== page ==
Jessica Cejnar Andrews / Monday, Oct. 16 @ 4:36 p.m. / Community, Homelessness, Local Government, Oregon
St. Timothy's, Brookings Seek Summary Judgment In Church's 'Community Kitchen' Lawsuit, Hope to Forego a Jury Trial
Both parties in a federal lawsuit over whether St. Timothy Episcopal Church in Brookings can continue to feed the hungry at its Fir Street location have asked a judge to forego a jury trial and make a ruling themself.
St. Timothy’s, its reverend, Bernie Lindley, and the Episcopal Diocese of Oregon as well as the defendant, the City of Brookings, submitted separate motions for a summary judgment to the United States District Court of Oregon in Medford on Oct. 6.
According to Rev. Cora Rose, an attorney and Evangelical Lutheran Church in America deaconess, though oral arguments are expected soon, by petitioning the judge to issue a summary judgment, the plaintiffs and defendant are saying, “Hey, judge, we don’t need a jury.”
“This case is so clean cut or cut and dried (the judge) should be able to make a decision," Rose told the Wild Rivers Outpost on Friday. “The case was filed in January 2022 and discovery has taken the entire year of 2023 so far. I don’t know if oral argument will get pushed into 2024.”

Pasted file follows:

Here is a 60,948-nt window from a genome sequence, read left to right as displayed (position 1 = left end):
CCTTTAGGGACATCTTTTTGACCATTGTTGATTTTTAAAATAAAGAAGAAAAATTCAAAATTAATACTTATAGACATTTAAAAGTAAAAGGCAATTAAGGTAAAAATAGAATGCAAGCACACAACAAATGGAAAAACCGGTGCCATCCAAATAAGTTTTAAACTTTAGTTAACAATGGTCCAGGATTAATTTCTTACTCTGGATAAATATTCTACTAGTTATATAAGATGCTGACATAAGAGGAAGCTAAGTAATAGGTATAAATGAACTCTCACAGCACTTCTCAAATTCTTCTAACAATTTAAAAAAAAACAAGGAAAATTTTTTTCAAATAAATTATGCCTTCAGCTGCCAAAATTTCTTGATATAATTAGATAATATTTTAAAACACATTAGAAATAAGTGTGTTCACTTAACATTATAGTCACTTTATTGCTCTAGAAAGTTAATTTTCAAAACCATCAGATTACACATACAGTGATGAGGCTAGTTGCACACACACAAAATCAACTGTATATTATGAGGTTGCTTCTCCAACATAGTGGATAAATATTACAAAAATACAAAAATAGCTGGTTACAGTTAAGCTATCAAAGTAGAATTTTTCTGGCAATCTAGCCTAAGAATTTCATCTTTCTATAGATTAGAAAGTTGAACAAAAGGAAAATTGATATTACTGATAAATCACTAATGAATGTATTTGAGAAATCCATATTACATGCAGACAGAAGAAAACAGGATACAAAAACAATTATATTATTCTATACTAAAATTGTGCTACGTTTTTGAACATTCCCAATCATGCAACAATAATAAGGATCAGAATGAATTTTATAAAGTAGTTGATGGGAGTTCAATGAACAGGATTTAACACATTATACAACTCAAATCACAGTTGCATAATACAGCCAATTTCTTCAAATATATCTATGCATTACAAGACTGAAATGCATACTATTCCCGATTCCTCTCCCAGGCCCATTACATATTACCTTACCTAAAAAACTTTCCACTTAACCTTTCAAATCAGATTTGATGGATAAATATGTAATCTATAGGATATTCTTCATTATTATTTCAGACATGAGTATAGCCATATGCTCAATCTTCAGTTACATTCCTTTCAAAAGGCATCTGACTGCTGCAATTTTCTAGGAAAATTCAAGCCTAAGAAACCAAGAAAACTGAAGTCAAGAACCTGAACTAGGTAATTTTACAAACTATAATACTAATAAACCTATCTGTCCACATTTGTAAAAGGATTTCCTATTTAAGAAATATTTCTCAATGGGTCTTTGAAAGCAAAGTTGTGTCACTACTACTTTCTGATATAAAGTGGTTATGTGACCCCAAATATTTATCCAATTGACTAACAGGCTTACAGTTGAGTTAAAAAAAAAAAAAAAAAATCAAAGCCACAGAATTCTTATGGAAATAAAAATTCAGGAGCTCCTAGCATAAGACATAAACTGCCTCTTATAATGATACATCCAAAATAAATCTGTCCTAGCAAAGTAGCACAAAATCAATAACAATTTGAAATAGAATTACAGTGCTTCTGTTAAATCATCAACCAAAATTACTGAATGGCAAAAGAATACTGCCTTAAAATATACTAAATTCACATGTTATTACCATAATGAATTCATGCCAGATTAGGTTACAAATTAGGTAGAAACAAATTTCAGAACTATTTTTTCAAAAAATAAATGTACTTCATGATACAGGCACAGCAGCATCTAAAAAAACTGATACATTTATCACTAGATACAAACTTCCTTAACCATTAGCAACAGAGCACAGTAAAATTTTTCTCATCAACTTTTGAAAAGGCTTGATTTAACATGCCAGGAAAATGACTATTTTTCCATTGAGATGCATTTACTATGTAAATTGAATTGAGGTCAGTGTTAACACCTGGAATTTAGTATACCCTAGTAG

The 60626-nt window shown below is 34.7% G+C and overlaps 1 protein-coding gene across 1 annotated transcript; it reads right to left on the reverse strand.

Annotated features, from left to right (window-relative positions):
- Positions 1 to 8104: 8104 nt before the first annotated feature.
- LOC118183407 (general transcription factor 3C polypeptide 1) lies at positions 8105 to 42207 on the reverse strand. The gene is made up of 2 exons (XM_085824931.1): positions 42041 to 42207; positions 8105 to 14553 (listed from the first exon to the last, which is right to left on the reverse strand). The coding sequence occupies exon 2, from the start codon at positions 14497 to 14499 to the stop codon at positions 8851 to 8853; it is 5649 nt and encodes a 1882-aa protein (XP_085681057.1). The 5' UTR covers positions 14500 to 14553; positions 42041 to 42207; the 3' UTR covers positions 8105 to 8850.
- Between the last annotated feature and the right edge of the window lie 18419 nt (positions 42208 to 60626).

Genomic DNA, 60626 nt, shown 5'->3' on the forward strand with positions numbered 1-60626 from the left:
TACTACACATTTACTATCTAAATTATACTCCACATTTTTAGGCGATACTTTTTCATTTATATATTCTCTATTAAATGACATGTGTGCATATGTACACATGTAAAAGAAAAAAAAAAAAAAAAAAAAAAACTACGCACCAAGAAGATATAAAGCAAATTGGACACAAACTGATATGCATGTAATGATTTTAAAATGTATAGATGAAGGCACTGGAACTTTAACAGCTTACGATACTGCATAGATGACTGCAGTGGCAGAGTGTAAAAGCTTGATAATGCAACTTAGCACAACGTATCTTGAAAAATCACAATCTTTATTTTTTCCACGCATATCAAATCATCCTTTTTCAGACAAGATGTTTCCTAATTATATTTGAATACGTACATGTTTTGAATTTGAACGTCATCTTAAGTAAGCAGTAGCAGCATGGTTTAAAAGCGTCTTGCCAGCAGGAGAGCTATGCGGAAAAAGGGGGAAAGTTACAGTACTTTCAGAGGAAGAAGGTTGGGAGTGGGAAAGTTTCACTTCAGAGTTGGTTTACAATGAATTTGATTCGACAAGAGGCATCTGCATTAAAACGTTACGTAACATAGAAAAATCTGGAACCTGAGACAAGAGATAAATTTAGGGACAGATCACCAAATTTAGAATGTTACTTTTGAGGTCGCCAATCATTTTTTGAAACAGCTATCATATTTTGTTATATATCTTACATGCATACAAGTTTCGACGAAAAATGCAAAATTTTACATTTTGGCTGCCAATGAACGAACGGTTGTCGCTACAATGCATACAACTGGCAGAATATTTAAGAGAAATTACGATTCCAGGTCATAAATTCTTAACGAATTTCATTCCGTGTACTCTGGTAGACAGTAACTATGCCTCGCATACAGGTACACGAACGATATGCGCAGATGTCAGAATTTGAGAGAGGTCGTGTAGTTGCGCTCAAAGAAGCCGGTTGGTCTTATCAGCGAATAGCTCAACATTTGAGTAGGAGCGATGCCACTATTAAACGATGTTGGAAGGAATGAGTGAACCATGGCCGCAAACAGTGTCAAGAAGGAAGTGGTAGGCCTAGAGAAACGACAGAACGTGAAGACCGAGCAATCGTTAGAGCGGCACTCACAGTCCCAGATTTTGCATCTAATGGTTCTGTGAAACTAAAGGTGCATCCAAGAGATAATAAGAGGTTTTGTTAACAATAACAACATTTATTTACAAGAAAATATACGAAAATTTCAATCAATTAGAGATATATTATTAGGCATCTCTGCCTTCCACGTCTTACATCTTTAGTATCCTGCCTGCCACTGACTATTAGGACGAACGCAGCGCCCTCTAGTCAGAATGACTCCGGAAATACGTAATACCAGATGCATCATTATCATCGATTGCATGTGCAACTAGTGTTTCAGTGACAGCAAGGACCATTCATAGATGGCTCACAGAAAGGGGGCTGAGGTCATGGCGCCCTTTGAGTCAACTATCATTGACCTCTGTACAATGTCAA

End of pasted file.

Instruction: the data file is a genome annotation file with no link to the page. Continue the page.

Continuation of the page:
St. Timothy’s lawsuit seeks to keep the City of Brookings from enforcing an ordinance Councilors approved on Oct. 25, 2021, requiring organizations to obtain a conditional use permit to host “benevolent meal services.” The ordinance also restricts those benevolent meal services to three hours a day, twice a week.
In their motion for summary judgment, the church and Diocese argue that Brookings “presented and ostensibly relied on misleading and irrelevant information” when its City Council adopted its “benevolent meal services” ordinance.
The plaintiff's motion says the ordinance violates the Religious Land Use and Institutionalized Persons Act of 2000, the First and 14th Amendments to the United States Constitution and sections two, three and eight of Article 1 of the Oregon Constitution.
“[T]here is no genuine dispute that its motivation arose from belief that St. Timothy’s was not acting like a ‘traditional’ church,” the plaintiff’s motion states. “The record shows that the city officials designed the ordinance not only to restrict plaintiffs’ feeding ministry, but to create a path to impose new conditions on activities that the city deemed insufficiently church-like.”
The City of Brookings, in its motion for summary judgment, argues that the church’s lawsuit falls under the category of “no good deed goes unpunished.” The ordinance in question stems from an April 2021 complaint signed by 29 residents living near St. Timothy’s church at 401 Fir Street.